Critics warn “just cause” eviction bill will backfire

Critics warn “just cause” eviction bill will backfire
HB 2453 is intended to protect tenants from retaliatory eviction or non-renewal of lease agreements, but opponents warn it will hamstring landlords from removing disruptive tenants. Photo:

HB 2453 sponsored by Rep. Nicole Macri (D-43) would require that landlords evicting a tenant or refusing to renew a lease agreement do so only under specified reasons articulated in the legislation.  The proposal is intended to prevent tenants from facing retaliation by a landlord, but critics at a Jan. 24 public hearing of the House Civil Rights & Judiciary Committee warned that the bill would not only hamstring a landlord or property manager’s ability to deal with troublesome tenants, but it would also put other tenants living in the same building at risk.

While the bill is touted as a tenant-protection proposal, Washington Multifamily Housing Association (WMHA) Director of Government Affairs Brett Waller told Lens “this really impacts low income tenants who don’t have the means to just up and move because their neighbor is a problem.”

Under current law, renters may lease a unit from a landlord for a specified amount of time such as month-to-month or annual leases. Tenants who terminate the lease prior to the agreed terms may face a penalty, while landlords who intend not to renew the lease must provide 20 days written notice before the end of the lease agreement.

HB 2453 would change this by prohibiting a landlord from evicting a tenant or not renewing a lease except under 13 causes that include:

  • “Chronic, harmful and unjustified” failure to pay rent;
  • “Substantial breach” of tenant obligation or subsidized housing program;
  • The owner wishes to use the property and “no substantially equivalent unit is vacant and available”; and
  • The landlord offers a new rental agreement at least 30 days prior to the end of the current lease and the renter does not sign.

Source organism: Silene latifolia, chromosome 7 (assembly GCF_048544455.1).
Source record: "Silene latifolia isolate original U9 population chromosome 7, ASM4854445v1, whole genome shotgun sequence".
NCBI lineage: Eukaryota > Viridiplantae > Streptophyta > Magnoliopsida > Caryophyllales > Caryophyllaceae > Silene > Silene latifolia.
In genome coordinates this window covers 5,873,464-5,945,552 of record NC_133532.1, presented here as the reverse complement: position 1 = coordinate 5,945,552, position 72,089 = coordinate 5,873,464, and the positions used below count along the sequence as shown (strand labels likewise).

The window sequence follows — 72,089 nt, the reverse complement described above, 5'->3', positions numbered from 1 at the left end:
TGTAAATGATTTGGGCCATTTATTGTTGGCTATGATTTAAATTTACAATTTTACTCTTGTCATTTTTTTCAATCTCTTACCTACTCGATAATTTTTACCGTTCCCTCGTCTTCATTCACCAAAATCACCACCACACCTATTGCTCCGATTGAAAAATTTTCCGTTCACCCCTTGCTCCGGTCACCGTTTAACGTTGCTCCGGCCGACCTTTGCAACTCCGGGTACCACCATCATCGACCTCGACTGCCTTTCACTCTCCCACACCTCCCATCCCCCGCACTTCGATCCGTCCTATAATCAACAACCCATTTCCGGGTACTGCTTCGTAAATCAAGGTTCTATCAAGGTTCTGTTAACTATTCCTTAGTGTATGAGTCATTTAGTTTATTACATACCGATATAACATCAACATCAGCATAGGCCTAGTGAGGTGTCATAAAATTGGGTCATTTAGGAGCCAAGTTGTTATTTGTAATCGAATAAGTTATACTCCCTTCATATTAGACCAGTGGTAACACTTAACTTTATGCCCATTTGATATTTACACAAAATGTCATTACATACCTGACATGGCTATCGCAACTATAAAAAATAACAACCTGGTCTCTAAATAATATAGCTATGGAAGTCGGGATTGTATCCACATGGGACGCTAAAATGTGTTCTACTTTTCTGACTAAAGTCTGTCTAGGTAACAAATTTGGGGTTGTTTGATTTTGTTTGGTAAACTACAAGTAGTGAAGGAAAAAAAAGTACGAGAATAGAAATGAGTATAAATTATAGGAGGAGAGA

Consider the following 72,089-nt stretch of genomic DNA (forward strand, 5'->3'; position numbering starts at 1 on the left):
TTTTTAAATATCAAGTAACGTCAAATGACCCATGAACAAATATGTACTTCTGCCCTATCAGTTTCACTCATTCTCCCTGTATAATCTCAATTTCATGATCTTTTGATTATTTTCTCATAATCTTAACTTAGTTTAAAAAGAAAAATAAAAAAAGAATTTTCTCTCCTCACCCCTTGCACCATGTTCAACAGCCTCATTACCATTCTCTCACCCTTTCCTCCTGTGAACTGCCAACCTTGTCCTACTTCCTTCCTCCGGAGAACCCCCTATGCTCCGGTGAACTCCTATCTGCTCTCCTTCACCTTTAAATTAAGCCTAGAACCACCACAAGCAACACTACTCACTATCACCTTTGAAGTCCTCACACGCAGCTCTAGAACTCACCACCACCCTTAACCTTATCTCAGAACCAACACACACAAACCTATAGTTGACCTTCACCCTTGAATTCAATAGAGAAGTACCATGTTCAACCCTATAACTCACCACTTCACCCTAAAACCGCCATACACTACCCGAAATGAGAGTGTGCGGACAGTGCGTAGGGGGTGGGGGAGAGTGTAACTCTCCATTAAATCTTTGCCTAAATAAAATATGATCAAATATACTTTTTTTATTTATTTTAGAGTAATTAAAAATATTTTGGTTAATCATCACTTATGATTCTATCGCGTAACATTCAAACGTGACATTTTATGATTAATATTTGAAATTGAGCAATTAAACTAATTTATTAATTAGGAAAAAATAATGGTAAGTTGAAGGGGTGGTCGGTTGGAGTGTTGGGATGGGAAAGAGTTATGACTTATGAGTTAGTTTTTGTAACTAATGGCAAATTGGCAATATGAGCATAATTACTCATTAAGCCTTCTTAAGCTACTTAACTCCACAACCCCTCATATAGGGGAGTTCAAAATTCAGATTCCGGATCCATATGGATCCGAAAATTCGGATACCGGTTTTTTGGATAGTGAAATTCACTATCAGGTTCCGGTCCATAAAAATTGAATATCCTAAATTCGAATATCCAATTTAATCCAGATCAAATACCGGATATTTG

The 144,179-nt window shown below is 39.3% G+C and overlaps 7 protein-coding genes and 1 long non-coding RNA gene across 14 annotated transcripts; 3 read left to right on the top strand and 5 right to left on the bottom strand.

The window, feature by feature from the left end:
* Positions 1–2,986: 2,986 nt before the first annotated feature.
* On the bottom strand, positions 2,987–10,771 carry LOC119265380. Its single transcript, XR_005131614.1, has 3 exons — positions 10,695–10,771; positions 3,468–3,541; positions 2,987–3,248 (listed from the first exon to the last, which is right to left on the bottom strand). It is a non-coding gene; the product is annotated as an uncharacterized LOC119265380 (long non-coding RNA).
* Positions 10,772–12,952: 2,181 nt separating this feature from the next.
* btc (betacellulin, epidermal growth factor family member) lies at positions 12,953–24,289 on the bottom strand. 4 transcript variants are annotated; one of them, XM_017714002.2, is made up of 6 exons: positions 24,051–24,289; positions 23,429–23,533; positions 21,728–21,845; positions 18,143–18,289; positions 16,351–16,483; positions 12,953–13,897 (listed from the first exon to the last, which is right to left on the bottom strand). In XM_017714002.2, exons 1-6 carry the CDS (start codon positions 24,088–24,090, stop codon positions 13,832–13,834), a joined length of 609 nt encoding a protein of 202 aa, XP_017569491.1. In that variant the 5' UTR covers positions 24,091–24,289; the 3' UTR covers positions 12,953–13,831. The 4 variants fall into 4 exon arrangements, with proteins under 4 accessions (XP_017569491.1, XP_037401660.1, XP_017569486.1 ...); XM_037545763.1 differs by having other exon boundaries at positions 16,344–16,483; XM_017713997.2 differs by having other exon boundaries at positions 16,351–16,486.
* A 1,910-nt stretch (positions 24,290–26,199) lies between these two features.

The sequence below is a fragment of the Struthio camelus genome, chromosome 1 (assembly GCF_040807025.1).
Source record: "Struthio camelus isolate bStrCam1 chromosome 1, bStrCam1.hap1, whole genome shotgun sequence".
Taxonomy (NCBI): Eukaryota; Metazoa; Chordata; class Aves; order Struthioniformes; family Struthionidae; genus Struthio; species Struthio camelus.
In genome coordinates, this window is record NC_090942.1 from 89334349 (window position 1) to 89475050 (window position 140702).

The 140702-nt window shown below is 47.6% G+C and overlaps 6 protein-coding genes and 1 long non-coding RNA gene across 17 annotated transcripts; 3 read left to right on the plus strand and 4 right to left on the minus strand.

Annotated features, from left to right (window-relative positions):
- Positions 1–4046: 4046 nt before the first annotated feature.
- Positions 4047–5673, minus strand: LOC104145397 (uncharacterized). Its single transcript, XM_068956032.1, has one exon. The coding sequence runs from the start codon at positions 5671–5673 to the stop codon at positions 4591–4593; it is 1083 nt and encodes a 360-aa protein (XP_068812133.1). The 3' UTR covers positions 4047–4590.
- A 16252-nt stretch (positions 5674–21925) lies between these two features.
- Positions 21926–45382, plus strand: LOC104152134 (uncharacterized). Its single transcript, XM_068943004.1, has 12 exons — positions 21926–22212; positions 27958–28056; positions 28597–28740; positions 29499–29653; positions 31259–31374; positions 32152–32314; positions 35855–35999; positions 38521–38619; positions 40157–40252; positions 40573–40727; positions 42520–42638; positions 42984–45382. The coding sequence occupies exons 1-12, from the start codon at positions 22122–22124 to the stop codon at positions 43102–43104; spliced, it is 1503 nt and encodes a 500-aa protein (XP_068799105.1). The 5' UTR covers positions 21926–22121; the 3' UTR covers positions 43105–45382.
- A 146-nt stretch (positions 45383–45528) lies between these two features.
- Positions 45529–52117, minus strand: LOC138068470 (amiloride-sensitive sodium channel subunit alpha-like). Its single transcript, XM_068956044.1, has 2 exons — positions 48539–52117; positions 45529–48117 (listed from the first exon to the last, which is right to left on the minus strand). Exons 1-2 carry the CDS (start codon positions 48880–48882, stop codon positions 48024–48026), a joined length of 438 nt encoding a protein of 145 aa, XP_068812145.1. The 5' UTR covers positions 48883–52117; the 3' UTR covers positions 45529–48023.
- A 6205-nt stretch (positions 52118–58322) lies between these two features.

The landlord must provide evidence to support whatever the cause may be for eviction or not renewing the agreement. Seattle, Federal Way and Burien already have “just cause” laws on the books.

Marci told the committee that the bill is intended to address “a loophole in Washington’s fair housing laws and other legal protections for tenants.” She added that allowing landlords to not renew leases without explanation creates a “fundamental imbalance in the landlord-tenant relationship since housing, we know, is a life-sustaining necessity. The state finds interest when there is public good beyond just what the contractual relationship can govern.”

However, opponents such as Executive Asset Manager Chris Dobler with Tacoma-based Dobler Management argued at the Jan. 24 public hearing that the bill “does nothing to protect our employees who enforce the rental contracts and the policies in the apartment communities in which the residents reside. They’ve had family members threatened. They have also had to call 911 numerous times for law enforcement support. They have had many of their fearful residents give their notice to move due to the behavior.”

Walker said that even when the police get involved in a dispute, “most often they say ‘this is a civil issue and you need to deal with it civilly. (In) very few cases police will arrest the person. This bill will increase the rent, increase the screening behavior.”

“Please consider that everybody at Western State (hospital) lived somewhere else before they got there,” landlord Dan White told the committee. “This bill presupposes that landlords like to terminate rent-paying tenants. Let me tell you the last thing someone like me wants to do is have a vacancy and disrupt my life.”

HB 2453 is scheduled for a Jan. 31 executive session.


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